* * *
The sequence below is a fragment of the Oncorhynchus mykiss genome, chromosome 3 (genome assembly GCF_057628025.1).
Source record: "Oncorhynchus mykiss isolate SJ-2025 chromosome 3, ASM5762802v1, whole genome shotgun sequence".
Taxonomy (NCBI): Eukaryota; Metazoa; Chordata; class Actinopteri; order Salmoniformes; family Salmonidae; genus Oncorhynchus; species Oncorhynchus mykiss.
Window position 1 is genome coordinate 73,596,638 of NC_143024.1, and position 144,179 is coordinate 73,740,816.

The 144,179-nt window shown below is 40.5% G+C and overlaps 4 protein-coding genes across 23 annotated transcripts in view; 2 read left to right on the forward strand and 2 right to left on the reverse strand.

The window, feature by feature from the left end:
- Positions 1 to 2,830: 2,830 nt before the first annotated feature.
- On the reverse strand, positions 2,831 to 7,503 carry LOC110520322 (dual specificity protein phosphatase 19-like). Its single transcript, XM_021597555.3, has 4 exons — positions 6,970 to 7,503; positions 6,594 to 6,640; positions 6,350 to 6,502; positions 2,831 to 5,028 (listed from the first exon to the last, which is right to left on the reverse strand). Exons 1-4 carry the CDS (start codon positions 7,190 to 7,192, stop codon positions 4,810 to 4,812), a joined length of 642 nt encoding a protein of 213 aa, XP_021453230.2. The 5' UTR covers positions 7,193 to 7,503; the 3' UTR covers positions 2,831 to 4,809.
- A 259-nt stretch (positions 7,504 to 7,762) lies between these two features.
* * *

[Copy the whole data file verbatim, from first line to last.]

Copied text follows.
The sequence below is a fragment of the Oncorhynchus mykiss genome, chromosome 3 (genome assembly GCF_057628025.1).
Source record: "Oncorhynchus mykiss isolate SJ-2025 chromosome 3, ASM5762802v1, whole genome shotgun sequence".
Taxonomy (NCBI): Eukaryota; Metazoa; Chordata; class Actinopteri; order Salmoniformes; family Salmonidae; genus Oncorhynchus; species Oncorhynchus mykiss.
Window position 1 is genome coordinate 73,596,638 of NC_143024.1, and position 144,179 is coordinate 73,740,816.

The 144,179-nt window shown below is 40.5% G+C and overlaps 4 protein-coding genes across 23 annotated transcripts in view; 2 read left to right on the forward strand and 2 right to left on the reverse strand.

The window, feature by feature from the left end:
- Positions 1 to 2,830: 2,830 nt before the first annotated feature.
- On the reverse strand, positions 2,831 to 7,503 carry LOC110520322 (dual specificity protein phosphatase 19-like). Its single transcript, XM_021597555.3, has 4 exons — positions 6,970 to 7,503; positions 6,594 to 6,640; positions 6,350 to 6,502; positions 2,831 to 5,028 (listed from the first exon to the last, which is right to left on the reverse strand). Exons 1-4 carry the CDS (start codon positions 7,190 to 7,192, stop codon positions 4,810 to 4,812), a joined length of 642 nt encoding a protein of 213 aa, XP_021453230.2. The 5' UTR covers positions 7,193 to 7,503; the 3' UTR covers positions 2,831 to 4,809.
- A 259-nt stretch (positions 7,504 to 7,762) lies between these two features.